B-1s, B-2s Train Down Under

Air Force B-1s and B-2s deployed to the Indo-Pacific came together to train with the U.S. and Australian joint terminal attack controllers down under, dropping training bombs at three different training ranges throughout August.

2 min read
By JH
B-1s, B-2s Train Down Under
A B-2 Spirit deployed from Whiteman Air Force Base, Mo., takes off at Naval Support Facility Diego Garcia in support a Bomber Task Force mission, August 26, 2020. Air Force photo by Tech. Sgt. Heather Salazar.

Sept. 3, 2020, | From Brian W. Everstine

Air Force B-1s and B-2s deployed to the Indo-Pacific came together to train with the U.S. and Australian joint terminal attack controllers down under, dropping training bombs at three different training ranges throughout August.

The B-1s deployed to Andersen Air Force Base, Guam, and B-2s deployed to Naval Support Facility Diego Garcia, made multiple passes over the Delamere, Bradshaw, and Mount Bundley training areas where Marine Rotational Force-Darwin and Australian joint terminal attack controllers controlled the strikes, according to a Pacific Air Forces release. The bombers were refuelled by KC-135s deployed to Australia from Kadena Air Base, Japan.

USMC Col. David M. Banning and Royal Australian Air Force Group Capt. Stewart Dowrie assess footage from a RQ-21A Blackjack taken onAug. 14, 2020, of a B-1B Lancer airstrike. Banning is the commanding officer of Marine Rotational Force-Darwin, and Dowrie is the commander of Australian Headquarters Northern Command. Photo: Gunnery Sgt. Scott M. Schmidt/USMC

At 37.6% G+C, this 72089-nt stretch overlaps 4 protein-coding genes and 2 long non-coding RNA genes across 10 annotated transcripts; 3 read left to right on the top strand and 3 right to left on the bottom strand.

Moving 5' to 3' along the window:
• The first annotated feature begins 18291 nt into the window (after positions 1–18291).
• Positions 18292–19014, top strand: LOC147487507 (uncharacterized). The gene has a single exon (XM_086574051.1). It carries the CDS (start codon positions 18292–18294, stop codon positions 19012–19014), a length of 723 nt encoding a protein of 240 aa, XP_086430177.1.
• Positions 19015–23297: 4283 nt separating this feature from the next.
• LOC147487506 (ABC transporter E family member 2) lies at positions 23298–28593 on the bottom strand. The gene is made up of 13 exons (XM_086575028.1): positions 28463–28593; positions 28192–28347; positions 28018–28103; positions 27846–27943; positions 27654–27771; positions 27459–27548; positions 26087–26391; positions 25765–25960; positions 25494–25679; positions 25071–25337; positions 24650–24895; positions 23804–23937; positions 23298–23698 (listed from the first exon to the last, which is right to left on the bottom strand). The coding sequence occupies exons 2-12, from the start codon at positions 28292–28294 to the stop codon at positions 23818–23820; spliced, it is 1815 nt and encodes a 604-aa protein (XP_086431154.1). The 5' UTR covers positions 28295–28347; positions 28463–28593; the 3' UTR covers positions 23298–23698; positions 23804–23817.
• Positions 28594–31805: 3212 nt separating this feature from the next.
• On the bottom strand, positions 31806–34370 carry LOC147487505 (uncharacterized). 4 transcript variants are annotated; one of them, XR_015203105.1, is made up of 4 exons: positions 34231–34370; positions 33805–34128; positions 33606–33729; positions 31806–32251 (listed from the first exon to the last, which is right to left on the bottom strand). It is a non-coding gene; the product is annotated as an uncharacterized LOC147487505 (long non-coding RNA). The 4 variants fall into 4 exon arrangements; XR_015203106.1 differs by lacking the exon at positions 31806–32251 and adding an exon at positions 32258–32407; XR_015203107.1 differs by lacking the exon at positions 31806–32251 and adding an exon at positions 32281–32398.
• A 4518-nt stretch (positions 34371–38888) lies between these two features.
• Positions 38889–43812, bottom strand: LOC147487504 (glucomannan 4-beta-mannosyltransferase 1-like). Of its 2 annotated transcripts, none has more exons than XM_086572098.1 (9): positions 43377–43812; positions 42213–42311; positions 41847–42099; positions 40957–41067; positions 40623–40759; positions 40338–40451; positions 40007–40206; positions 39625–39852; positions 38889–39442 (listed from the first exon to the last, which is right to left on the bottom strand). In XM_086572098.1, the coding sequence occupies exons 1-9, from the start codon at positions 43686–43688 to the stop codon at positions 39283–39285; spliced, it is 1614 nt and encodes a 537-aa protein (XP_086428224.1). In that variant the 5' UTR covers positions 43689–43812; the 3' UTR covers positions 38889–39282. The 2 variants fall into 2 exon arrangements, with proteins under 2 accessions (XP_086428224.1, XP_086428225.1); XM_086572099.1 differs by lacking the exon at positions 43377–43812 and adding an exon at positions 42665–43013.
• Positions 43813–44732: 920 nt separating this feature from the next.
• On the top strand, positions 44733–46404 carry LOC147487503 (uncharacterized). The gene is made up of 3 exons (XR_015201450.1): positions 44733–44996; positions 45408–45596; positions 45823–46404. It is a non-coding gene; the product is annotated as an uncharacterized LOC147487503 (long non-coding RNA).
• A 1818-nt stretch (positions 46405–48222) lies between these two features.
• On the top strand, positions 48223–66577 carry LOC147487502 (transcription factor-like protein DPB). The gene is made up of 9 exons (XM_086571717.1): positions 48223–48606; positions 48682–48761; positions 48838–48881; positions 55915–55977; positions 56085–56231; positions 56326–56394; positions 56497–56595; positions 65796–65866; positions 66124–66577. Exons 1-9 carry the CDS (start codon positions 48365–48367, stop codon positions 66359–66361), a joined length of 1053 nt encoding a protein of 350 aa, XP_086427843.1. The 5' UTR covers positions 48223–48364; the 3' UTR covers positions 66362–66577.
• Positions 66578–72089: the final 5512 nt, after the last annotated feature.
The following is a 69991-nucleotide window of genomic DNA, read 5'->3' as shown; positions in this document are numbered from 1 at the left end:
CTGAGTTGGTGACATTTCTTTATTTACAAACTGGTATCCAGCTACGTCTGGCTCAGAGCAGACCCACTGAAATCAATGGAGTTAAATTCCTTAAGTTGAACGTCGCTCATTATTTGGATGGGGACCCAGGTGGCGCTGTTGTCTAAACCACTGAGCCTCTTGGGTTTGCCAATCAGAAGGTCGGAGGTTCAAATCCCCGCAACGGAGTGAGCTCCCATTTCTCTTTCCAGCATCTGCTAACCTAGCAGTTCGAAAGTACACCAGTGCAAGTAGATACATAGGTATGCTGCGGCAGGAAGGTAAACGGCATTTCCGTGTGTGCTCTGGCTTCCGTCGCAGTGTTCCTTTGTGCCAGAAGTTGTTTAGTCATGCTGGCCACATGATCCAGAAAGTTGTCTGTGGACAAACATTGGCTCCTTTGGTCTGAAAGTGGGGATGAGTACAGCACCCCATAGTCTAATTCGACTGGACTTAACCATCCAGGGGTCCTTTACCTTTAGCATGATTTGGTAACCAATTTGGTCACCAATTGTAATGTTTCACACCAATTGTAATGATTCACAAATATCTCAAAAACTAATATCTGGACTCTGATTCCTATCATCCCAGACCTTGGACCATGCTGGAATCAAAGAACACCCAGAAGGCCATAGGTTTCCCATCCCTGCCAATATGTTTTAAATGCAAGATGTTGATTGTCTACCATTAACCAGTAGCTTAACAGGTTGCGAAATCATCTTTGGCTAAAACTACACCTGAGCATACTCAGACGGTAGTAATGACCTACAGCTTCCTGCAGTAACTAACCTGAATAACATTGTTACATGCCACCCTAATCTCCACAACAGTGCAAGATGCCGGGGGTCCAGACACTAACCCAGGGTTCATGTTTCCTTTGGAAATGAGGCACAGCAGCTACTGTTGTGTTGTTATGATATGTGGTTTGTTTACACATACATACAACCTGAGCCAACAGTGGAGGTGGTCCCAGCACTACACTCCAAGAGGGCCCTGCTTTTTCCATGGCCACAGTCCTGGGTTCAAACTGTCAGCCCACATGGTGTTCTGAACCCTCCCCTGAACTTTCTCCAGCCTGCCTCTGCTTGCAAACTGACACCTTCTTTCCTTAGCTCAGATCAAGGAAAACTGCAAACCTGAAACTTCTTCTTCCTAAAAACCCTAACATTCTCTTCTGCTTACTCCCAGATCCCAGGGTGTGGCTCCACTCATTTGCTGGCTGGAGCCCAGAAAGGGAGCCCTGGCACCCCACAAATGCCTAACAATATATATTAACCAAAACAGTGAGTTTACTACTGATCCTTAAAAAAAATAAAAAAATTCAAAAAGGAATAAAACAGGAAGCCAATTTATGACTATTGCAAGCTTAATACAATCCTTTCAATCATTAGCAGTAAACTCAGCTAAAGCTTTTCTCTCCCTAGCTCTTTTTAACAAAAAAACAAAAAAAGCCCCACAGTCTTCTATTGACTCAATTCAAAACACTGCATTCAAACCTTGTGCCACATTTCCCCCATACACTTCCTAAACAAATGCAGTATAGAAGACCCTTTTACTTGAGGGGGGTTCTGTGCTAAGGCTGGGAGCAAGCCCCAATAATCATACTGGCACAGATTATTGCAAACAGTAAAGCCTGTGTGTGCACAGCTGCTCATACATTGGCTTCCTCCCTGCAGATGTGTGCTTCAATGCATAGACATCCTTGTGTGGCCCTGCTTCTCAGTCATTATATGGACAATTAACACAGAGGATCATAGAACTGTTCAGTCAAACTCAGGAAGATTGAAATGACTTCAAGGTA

The B-2s flew 3,991 miles to make the trip. Once in Australia, they flew low passes while Marines called in “rapid” air strikes with live munitions, according to PACAF.

“It’s imperative that the U.S. Marine Corps and Australian Army work together,” said Australian Army Sgt. Aaron Costes, a JTAC with 102nd Coral Battery, in the release. “It’s such a feat that we can infill and have an aircraft come in from such long distances.”

Australian Tiger helicopters and Marine Corps RQ-21A unmanned aerial vehicles identified targets for the strikes, according to PACAF.

A U.S. Marine Corps forward air controller with Marine Rotational Force-Darwin observes two B-1B Lancers after a successful air strike simulation at Mount Bundey Training Area, Northern Territory, Australia, on Aug. 6, 2020. Within the scenario, a combined team of U.S. Marines and Australian Defence Forces provided target information to U.S. Air Force bombers. Photo: Gunnery Sgt. Scott M. Schmidt/USMC

“Airmen and Marines integrate seamlessly together because we speak the same language,” said U.S. Air Force Lt. Col. Christopher Conant, B-2 Bomber Task Force commander, in the release. “We both understand how to maneuver cognitively and physically to achieve an objective.”

The B-1s deployed to Andersen from Ellsworth Air Force Base, S.D., in mid-July and have flown several long-distance training flights, integrating with Japanese aircraft and flying over the South China Sea. B-2s deployed to Diego Garcia on Aug. 11, where they are using Air Force Global Strike Command’s overseas mobile operations center for the first time, according to a release.